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Chalmers delivers back-to-back blacks in budget

The budget for beginners: All you need to know

Source: TND

Treasurer Jim Chalmers will announce a federal budget feat that eluded the previous Morrison government and has not been seen for nearly 20 years.

Later on Tuesday, Chalmers will reveal a $9.3 billion surplus for the 2023-24 financial year, achieving back-to-back surpluses.

It is the first time the federal budget will be in the black for consecutive years since just before the global financial crisis in 2007-08.

However, the ABC reports that the next three financial years will each have higher deficits than the Albanese government had expected due to “unavoidable spending”.

Chalmers is promising his second-straight surplus will not come at the expense of cost-of-living relief.

His third budget as federal Treasurer, to be delivered on Tuesday, will show a $10.5 billion improvement on forecasts in December, with the mid-year update having shown a deficit of $1.1 billion.

Chalmers said the financial achievement would sit alongside significant measures to ease cost-of-living pressures, as the economy dealt with stubborn levels of inflation and sluggish growth.

“Another surplus is a powerful demonstration of Labor’s responsible economic management, which makes room for cost-of-living relief and investments in the future,” he said.

“The forecasted surplus has come on top, not at the expense, of those doing it tough.”

Budget papers will show the budget will be more than $200 billion better off over the six years to 2027-28, compared to forecasts made before the last federal election.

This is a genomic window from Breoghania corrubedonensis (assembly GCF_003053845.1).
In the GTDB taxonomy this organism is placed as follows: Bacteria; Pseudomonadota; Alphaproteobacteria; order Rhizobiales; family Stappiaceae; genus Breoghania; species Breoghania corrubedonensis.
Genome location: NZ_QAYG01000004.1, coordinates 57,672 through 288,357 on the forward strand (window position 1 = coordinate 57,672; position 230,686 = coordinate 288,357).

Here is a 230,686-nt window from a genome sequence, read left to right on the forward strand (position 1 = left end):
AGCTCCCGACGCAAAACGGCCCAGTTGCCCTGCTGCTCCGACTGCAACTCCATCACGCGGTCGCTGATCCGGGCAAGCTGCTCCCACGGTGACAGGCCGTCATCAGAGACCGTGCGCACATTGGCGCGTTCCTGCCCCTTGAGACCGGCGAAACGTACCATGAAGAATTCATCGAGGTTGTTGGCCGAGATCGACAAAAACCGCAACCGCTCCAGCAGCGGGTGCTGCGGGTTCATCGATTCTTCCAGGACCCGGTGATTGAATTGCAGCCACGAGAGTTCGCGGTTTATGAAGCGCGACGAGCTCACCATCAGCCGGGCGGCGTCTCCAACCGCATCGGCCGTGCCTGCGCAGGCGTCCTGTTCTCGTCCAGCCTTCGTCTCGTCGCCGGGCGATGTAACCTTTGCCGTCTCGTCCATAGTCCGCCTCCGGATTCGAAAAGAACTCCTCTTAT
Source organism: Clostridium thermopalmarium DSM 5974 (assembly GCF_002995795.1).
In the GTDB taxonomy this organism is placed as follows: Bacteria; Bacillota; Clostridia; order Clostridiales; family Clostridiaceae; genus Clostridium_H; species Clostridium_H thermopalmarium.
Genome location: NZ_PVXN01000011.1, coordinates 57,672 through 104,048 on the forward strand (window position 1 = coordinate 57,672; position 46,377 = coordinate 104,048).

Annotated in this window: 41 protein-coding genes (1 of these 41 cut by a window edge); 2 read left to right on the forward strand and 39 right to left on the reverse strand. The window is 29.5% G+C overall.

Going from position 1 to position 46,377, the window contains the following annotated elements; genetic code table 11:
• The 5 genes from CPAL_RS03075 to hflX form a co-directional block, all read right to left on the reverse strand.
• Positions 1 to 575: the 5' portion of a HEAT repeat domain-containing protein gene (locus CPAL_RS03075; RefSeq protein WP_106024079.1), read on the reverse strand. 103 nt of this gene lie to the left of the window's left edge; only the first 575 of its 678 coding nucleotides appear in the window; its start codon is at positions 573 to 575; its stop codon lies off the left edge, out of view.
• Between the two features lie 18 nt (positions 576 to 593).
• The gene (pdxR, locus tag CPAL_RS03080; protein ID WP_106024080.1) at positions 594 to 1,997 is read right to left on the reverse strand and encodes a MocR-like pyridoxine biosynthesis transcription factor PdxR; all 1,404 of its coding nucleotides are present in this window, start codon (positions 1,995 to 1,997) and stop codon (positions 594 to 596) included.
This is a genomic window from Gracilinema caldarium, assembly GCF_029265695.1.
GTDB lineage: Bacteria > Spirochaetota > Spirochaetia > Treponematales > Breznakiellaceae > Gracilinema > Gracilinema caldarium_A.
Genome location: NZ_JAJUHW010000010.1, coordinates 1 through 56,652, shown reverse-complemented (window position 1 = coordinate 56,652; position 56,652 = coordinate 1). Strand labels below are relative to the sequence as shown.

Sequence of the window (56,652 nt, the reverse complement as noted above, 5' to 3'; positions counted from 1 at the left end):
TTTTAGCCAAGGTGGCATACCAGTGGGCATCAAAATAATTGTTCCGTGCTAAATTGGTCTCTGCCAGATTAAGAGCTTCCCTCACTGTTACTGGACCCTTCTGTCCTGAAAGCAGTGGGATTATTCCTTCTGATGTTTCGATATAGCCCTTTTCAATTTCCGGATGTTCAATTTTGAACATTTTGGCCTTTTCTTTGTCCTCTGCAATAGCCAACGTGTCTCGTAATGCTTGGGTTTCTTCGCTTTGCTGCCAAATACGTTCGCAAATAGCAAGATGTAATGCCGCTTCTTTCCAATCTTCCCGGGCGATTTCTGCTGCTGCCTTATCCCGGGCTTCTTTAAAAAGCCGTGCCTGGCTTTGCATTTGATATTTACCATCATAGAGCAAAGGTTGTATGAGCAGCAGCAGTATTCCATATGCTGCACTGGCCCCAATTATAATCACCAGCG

Prime Minister Anthony Albanese told a government caucus meeting on Monday it would be able to have downward pressure on inflation, while wages rose and the gender pay gap was closing.

Inflation is forecast to drop to 2.75 per cent by December, according to the budget papers, a year earlier than the Reserve Bank predicted it would fall back within its target band of 2-3 per cent.

“The budget will ease cost-of-living pressures, not add to them, and incentivise investment in a future made in Australia,” Chalmers said.

“Despite the substantial progress we’ve made, spending pressures continue to intensify, and there’s more work to do to clean up the mess left by the coalition.”

But leading economists say the projection that inflation will fall back into the RBA’s target range by the end of 2024 will be hard to achieve.

The centrepiece of cost-of-living measures will be $107 billion worth of changes to stage-three tax cuts that kick in from July.

While the tax cuts were earmarked after they passed parliament earlier in the year, Chalmers has indicated further relief measures will also be announced on Tuesday night.

Finance Minister Katy Gallagher said the budget had struck the right balance.

“Our budget discipline means we’ve found more than $77 billion in savings and reprioritisations since coming to office, redirecting this spending towards the services that Australians rely upon,” she said.

“We understand there’s still pressures on the budget, including spending on the NDIS, aged care, hospitals, Medicare and debt interest.”

-with AAP

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